Daniels v. Georgia

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Justia Opinion Summary

Following the denial of his motion for new trial, as amended, Larry Daniels appealed his conviction and sentence for malice murder in connection with the 1991 strangulation death of Latrenda Jennings. His only argument on appeal to the Supreme Court was that the evidence produced against him at trial was insufficient as evidence of his guilt. Finding the sufficiency challenge to be without merit, the Court affirmed the judgment of conviction for malice murder, but vacated in part and remanded the case for resentencing.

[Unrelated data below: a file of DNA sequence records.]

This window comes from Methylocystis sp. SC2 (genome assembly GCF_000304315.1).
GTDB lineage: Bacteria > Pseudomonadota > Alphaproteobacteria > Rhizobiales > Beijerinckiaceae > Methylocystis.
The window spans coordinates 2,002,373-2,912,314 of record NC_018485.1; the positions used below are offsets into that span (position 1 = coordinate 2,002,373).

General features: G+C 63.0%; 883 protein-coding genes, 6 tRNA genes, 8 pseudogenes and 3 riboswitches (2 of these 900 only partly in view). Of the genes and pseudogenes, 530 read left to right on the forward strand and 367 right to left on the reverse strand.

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In the Supreme Court of Georgia Decided: November 16, 2015 S15A1428. DANIELS v. THE STATE. HINES, Presiding Justice. Following the denial of his motion for new trial, as amended, Larry Daniels appeals his conviction and sentence for malice murder in connection with the strangulation death of Latrenda Jennings. His sole challenge is to the sufficiency of the evidence of his guilt. Finding the sufficiency challenge to be without merit, we affirm the judgment of conviction for malice murder, but for the reasons discussed in Division 2 we vacate in part and remand the case for resentencing.1 1 The murder and related crimes occurred on April 21, 1991. On August 24, 2010, a Fulton County grand jury returned a five-count indictment against Daniels: Count (1) - malice murder; Count (2) - felony murder while in the commission of aggravated assault; Count (3) - felony murder while in the commission of rape; Count (4) - aggravated assault; and Count (5) - rape. Daniels was tried before a jury June 18-22, 2012, and found guilty of all charges. On June 22, 2012, he was sentenced as a recidivist to life in prison without the possibility of parole on Count (1), to run consecutively to the sentences he was already serving; the verdicts on Counts (2) and (3) stood vacated by operation of law, and the verdicts on Counts (4) and (5) were found to merge with the verdicts on Counts (2) and (3) for the purpose of sentencing. Following imposition of this sentence, the trial court became aware that sentencing Daniels as a recidivist, and consequently, to life in prison without the possibility of parole was improper. On July 17, 2012, the trial court entered an amended sentence of life in prison on Count (1) to run consecutively to the sentences Daniels was The evidence, construed in favor of the verdicts, showed the following. On the morning of April 21, 1991, the police responded to a call from a jogger reporting a dead body found near the running track of a high school in Fulton County. The body, which was later identified as that of Latrenda Jennings, was lying on the ground face up with legs spread. The woman’s outer pants were off, her leggings were partially removed, and there was a belt wrapped in a knot around her neck; the woman’s mud-and-urine- covered jeans were found nearby. Various personal effects were also found at the scene including a crack pipe, lighters, and a pocketbook. The police later learned that in the months leading up to her death, Jennings had been using drugs and working as a prostitute. An autopsy revealed that Jennings died as the result of ligature strangulation. She also had a laceration to her vagina, which injury was still oozing fresh blood when her body was found, as well as abrasions on her left eyebrow, arm, shoulder, lower back, and buttocks. The abrasions were then serving; the verdicts on Counts (2) and (3) stood vacated by operation of law, and the verdicts on Counts (4) and (5) were again found to merge with the verdicts on Counts (2) and (3) for the purpose of sentencing. A motion for new trial was filed on July 30, 2012, and an amended motion for new trial was filed on December 2, 2013. The motion for new trial, as amended, was denied on May 5, 2014. A notice of appeal was filed on May 12, 2014, and the case was docketed in this Court for the April 2015 Term. The appeal was submitted for decision on the briefs. 2 consistent with someone struggling while lying on her back, and the vaginal laceration was consistent with “traumatic intercourse.” The medical examiner completed a sexual assault evidence kit on Jennings, swabbing her mouth, anus, breasts, and vagina. The swabs were sent to the Georgia Bureau of Investigation (GBI) Crime Lab. An analysis of the vaginal swabbing revealed intact spermatozoa from only one unidentified donor; inasmuch as spermatozoa can stay in the body as long as 72 hours but tend to break up over time, the spermatozoa collected from the sexual assault evidence kit suggested that they had been in Jennings’s body for only a short period of time. At the time of the crimes, no national database of DNA profiles existed, and there were no suspects with which to do a DNA comparison. The file was classified as a cold case. In May 2009, the Fulton County District Attorney Cold Case Squad reviewed the file and discovered the sexual assault evidence kit performed on Jennings. The kit was sent to a DNA lab which generated a DNA profile from the vaginal swabbing. The DNA profile was compared to that of a man who had been a potential lead in the case, but the profiles did not match. In December 2009, the Combined DNA Index System (CODIS), a national database of DNA 3 profiles, returned a match for the DNA profile generated from the sexual assault evidence kit. The DNA found in Jennings’s body matched that of Daniels. Daniels was brought in for questioning and a new sample of his DNA was obtained via a search warrant. An analysis of the new sample confirmed that Daniels’s DNA matched that of the spermatozoa found in the victim’s vagina. During the police interview, Daniels was shown a photographic lineup that included a photograph of Jennings. Daniels denied knowing any of the women in the lineup, but later admitted that he could not say he had never met the victim. Daniels admitted previously trading crack cocaine for sex with women, but said that none of these transactions had ever resulted in violence. While Daniels stated that he was familiar with the area where Jennings’s body was found, he denied spending time there. However, he also stated that he had played sports at the high school where Jennings’s body was found while he was attending a nearby rival high school. During the investigation, officers learned that Daniels had attacked a woman nine months prior to Jennings’s murder. On July 11, 1990, Daniels offered to give the woman a ride home, but instead drove her to a park where he began beating and choking her while pulling at her clothes and breasts. Police 4 were dispatched to the scene and observed Daniels kicking the woman as she lay on the ground. Daniels was caught and arrested after he attempted to flee. The incident occurred in the vicinity of the high school where Jennings’s body was found. 1. Daniels contends that no rational finder of fact could have found that the State proved his guilt beyond a reasonable doubt because the State failed to introduce any evidence to establish that the DNA profile obtained from the victim’s vaginal swabbing could have come only from the murderer. He urges that the State’s evidence failed to exclude the reasonable hypothesis that he had unprotected consensual sex with the victim within a 72-hour period prior to her murder by an unknown assailant. Certainly, pursuant to both former OCGA § 24-4-6, in effect at the time of Daniels's trial, and current OCGA § 24-14-6, in order to convict Daniels based solely upon circumstantial evidence, the facts proven at trial had to be consistent with the hypothesis of his guilt and exclude every other reasonable hypothesis. Roberts v. State, 296 Ga. 719, 722(1) (770 SE2d 589) (2015). However, every hypothesis is not reasonable, and the trial evidence need not exclude every conceivable inference or hypothesis; it must rule out only those 5 that are reasonable. Merritt v. State, 285 Ga. 778, 779(1) (683 SE2d 855) (2009). Principally, the jury is to determine the reasonableness of a defendant’s offered theory, and when the jury is authorized to find that the evidence, albeit circumstantial, is sufficient to exclude every reasonable hypothesis save that of the guilt of the defendant, this Court does not disturb that finding unless it is insupportable as a matter of law. Akhimie v. State, __ Ga. __ (Case No. S15A0733, decided Sept. 14, 2015). And, that is plainly not the situation in this case. The state in which Jennings's body was discovered, and its location which was well familiar to Daniels, coupled with the DNA evidence linking only Daniels to Jennings, the evidence that the sexual intercourse was close in time to the murder, Daniels’s differing stories to police, and the evidence of prior similarly violent sexual conduct by Daniels were sufficient to support the jury's conclusion that Daniels assaulted, raped, and murdered Jennings as opposed to having engaged in consensual sex with her prior to her death at the hands of another. See Walker v. State, 282 Ga. 406, 408 (651 SE2d 12) (2007). Indeed, the jury was authorized to reject as unreasonable the alternate theoretical possibility that Daniels had unprotected consensual sexual intercourse with 6 Jennings at some point within 72 hours of her murder, and that an unknown assailant sometime thereafter had protected non-consensual sexual intercourse with Jennings or at least left behind no traces of DNA recoverable through the sexual assault evidence kit and then murdered Jennings. Id. Simply, the evidence was sufficient to enable a rational trier of fact to find Daniels guilty beyond a reasonable doubt of the crimes for which he was convicted. Jackson v. Virginia, 443 U.S. 307(99 SCt 2781, 61 LE2d 560) (1979). 2. Even though the evidence was sufficient to support the guilty verdicts, there was error with regard to the trial court’s merger for judgment and sentencing of Count (4), aggravated assault, with Count (2), felony murder while in the commission of aggravated assault, and of Count (5), rape, with Count (3), felony murder while in the commission of rape. Such error stemmed from the trial court’s failure to recognize that the alternative felony murder counts did not merge but rather stood vacated by operation of law as simply surplusage. Hulett v. State, 296 Ga. 49, 53 (2) (766 SE2d 1) (2014), citing Malcolm v. State, 263 Ga. 369, 372(4) (434 SE2d 479) (1993). Thus, there were no felony murder counts into which the underlying felonies could merge, and 7 the trial court erroneously determined that the aggravated assault and the rape merged as a matter of law into such counts. Hulett v. State at 53 (2). Instead the trial court should have determined whether such underlying felonies merged, as a matter of fact, into the malice murder count. Id. Count (1) of the indictment charged Daniels with the malice murder of Jennings by strangling her with a ligature. Count (4) charged Daniels with aggravated assault “with an object” by strangling Jennings with a ligature. Therefore, the aggravated assault merged as a matter of fact into the malice murder. However, Count (5) of the indictment which charged Daniels with the rape of Jennings did not so merge; therefore, Daniels should have been sentenced on this count. Id. at 55 (2). Accordingly, the case is remanded to the trial court for resentencing on Count (5). Id. Judgment of conviction affirmed in part and vacated in part, and case remanded for resentencing. All the Justices concur. 8